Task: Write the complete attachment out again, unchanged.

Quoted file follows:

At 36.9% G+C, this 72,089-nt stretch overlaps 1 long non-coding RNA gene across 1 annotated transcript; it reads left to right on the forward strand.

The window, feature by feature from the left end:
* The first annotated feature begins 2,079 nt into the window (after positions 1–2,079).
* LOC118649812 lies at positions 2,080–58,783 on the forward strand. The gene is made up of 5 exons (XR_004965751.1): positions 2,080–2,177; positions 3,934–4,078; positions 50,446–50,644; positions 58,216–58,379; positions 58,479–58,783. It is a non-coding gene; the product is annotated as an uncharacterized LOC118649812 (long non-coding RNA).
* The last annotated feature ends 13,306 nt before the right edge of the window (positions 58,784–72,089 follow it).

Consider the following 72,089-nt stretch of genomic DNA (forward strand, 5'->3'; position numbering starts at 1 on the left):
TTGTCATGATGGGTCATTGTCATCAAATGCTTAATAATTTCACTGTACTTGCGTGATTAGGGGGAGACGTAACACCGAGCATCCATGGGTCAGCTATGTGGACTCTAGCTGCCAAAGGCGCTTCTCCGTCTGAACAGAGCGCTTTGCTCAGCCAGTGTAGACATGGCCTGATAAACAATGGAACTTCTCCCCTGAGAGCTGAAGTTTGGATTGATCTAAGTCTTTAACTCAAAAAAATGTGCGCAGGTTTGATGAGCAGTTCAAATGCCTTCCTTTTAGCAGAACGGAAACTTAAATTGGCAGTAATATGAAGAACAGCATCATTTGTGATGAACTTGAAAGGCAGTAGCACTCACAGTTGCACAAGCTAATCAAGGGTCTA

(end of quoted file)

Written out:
At 36.9% G+C, this 72,089-nt stretch overlaps 1 long non-coding RNA gene across 1 annotated transcript; it reads left to right on the forward strand.

The window, feature by feature from the left end:
* The first annotated feature begins 2,079 nt into the window (after positions 1–2,079).
* LOC118649812 lies at positions 2,080–58,783 on the forward strand. The gene is made up of 5 exons (XR_004965751.1): positions 2,080–2,177; positions 3,934–4,078; positions 50,446–50,644; positions 58,216–58,379; positions 58,479–58,783. It is a non-coding gene; the product is annotated as an uncharacterized LOC118649812 (long non-coding RNA).
* The last annotated feature ends 13,306 nt before the right edge of the window (positions 58,784–72,089 follow it).

Consider the following 72,089-nt stretch of genomic DNA (forward strand, 5'->3'; position numbering starts at 1 on the left):
TTGTCATGATGGGTCATTGTCATCAAATGCTTAATAATTTCACTGTACTTGCGTGATTAGGGGGAGACGTAACACCGAGCATCCATGGGTCAGCTATGTGGACTCTAGCTGCCAAAGGCGCTTCTCCGTCTGAACAGAGCGCTTTGCTCAGCCAGTGTAGACATGGCCTGATAAACAATGGAACTTCTCCCCTGAGAGCTGAAGTTTGGATTGATCTAAGTCTTTAACTCAAAAAAATGTGCGCAGGTTTGATGAGCAGTTCAAATGCCTTCCTTTTAGCAGAACGGAAACTTAAATTGGCAGTAATATGAAGAACAGCATCATTTGTGATGAACTTGAAAGGCAGTAGCACTCACAGTTGCACAAGCTAATCAAGGGTCTA